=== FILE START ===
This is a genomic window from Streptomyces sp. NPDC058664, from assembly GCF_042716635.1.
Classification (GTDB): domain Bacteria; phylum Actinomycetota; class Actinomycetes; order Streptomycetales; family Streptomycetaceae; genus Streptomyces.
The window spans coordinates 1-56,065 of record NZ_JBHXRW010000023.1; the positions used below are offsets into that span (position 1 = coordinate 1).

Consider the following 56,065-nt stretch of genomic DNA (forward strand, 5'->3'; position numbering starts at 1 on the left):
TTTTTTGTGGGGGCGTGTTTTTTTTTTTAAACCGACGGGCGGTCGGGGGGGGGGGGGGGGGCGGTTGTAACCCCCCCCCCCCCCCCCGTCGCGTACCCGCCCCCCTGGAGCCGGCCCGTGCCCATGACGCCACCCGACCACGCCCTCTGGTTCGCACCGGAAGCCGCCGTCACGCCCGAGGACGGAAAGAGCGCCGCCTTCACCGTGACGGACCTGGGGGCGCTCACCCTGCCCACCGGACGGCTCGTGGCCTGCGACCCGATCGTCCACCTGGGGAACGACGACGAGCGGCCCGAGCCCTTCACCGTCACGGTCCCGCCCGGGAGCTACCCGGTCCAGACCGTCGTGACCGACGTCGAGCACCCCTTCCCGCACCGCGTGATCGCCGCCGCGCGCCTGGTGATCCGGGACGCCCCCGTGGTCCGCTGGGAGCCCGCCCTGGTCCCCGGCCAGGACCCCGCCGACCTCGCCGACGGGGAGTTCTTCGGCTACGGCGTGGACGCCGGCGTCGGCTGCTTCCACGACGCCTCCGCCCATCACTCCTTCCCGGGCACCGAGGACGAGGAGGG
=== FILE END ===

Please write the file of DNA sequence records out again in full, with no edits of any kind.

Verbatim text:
This is a genomic window from Streptomyces sp. NPDC058664, from assembly GCF_042716635.1.
Classification (GTDB): domain Bacteria; phylum Actinomycetota; class Actinomycetes; order Streptomycetales; family Streptomycetaceae; genus Streptomyces.
The window spans coordinates 1-56,065 of record NZ_JBHXRW010000023.1; the positions used below are offsets into that span (position 1 = coordinate 1).

Consider the following 56,065-nt stretch of genomic DNA (forward strand, 5'->3'; position numbering starts at 1 on the left):
TTTTTTGTGGGGGCGTGTTTTTTTTTTTAAACCGACGGGCGGTCGGGGGGGGGGGGGGGGGCGGTTGTAACCCCCCCCCCCCCCCCCGTCGCGTACCCGCCCCCCTGGAGCCGGCCCGTGCCCATGACGCCACCCGACCACGCCCTCTGGTTCGCACCGGAAGCCGCCGTCACGCCCGAGGACGGAAAGAGCGCCGCCTTCACCGTGACGGACCTGGGGGCGCTCACCCTGCCCACCGGACGGCTCGTGGCCTGCGACCCGATCGTCCACCTGGGGAACGACGACGAGCGGCCCGAGCCCTTCACCGTCACGGTCCCGCCCGGGAGCTACCCGGTCCAGACCGTCGTGACCGACGTCGAGCACCCCTTCCCGCACCGCGTGATCGCCGCCGCGCGCCTGGTGATCCGGGACGCCCCCGTGGTCCGCTGGGAGCCCGCCCTGGTCCCCGGCCAGGACCCCGCCGACCTCGCCGACGGGGAGTTCTTCGGCTACGGCGTGGACGCCGGCGTCGGCTGCTTCCACGACGCCTCCGCCCATCACTCCTTCCCGGGCACCGAGGACGAGGAGGG